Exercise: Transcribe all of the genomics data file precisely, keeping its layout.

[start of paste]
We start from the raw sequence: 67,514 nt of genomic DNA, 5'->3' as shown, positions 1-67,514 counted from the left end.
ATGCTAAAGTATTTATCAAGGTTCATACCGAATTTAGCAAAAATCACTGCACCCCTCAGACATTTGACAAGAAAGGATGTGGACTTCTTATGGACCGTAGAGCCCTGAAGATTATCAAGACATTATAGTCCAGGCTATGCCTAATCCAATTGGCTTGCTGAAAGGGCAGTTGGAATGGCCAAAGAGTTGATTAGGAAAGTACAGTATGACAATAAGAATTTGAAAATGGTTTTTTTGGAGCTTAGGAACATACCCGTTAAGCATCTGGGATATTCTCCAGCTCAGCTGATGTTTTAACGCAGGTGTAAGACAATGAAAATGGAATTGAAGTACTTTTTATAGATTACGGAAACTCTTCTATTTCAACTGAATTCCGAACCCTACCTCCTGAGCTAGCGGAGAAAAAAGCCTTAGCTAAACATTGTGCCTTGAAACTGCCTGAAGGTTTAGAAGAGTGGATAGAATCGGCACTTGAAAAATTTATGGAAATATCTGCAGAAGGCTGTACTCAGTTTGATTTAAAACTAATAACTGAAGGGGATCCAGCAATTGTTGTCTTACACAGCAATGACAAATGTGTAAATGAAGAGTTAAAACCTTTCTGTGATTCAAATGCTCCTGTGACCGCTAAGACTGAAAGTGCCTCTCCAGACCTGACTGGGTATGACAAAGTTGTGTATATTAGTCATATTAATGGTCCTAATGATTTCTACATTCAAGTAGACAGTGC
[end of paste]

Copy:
We start from the raw sequence: 67,514 nt of genomic DNA, 5'->3' as shown, positions 1-67,514 counted from the left end.
ATGCTAAAGTATTTATCAAGGTTCATACCGAATTTAGCAAAAATCACTGCACCCCTCAGACATTTGACAAGAAAGGATGTGGACTTCTTATGGACCGTAGAGCCCTGAAGATTATCAAGACATTATAGTCCAGGCTATGCCTAATCCAATTGGCTTGCTGAAAGGGCAGTTGGAATGGCCAAAGAGTTGATTAGGAAAGTACAGTATGACAATAAGAATTTGAAAATGGTTTTTTTGGAGCTTAGGAACATACCCGTTAAGCATCTGGGATATTCTCCAGCTCAGCTGATGTTTTAACGCAGGTGTAAGACAATGAAAATGGAATTGAAGTACTTTTTATAGATTACGGAAACTCTTCTATTTCAACTGAATTCCGAACCCTACCTCCTGAGCTAGCGGAGAAAAAAGCCTTAGCTAAACATTGTGCCTTGAAACTGCCTGAAGGTTTAGAAGAGTGGATAGAATCGGCACTTGAAAAATTTATGGAAATATCTGCAGAAGGCTGTACTCAGTTTGATTTAAAACTAATAACTGAAGGGGATCCAGCAATTGTTGTCTTACACAGCAATGACAAATGTGTAAATGAAGAGTTAAAACCTTTCTGTGATTCAAATGCTCCTGTGACCGCTAAGACTGAAAGTGCCTCTCCAGACCTGACTGGGTATGACAAAGTTGTGTATATTAGTCATATTAATGGTCCTAATGATTTCTACATTCAAGTAGACAGTGC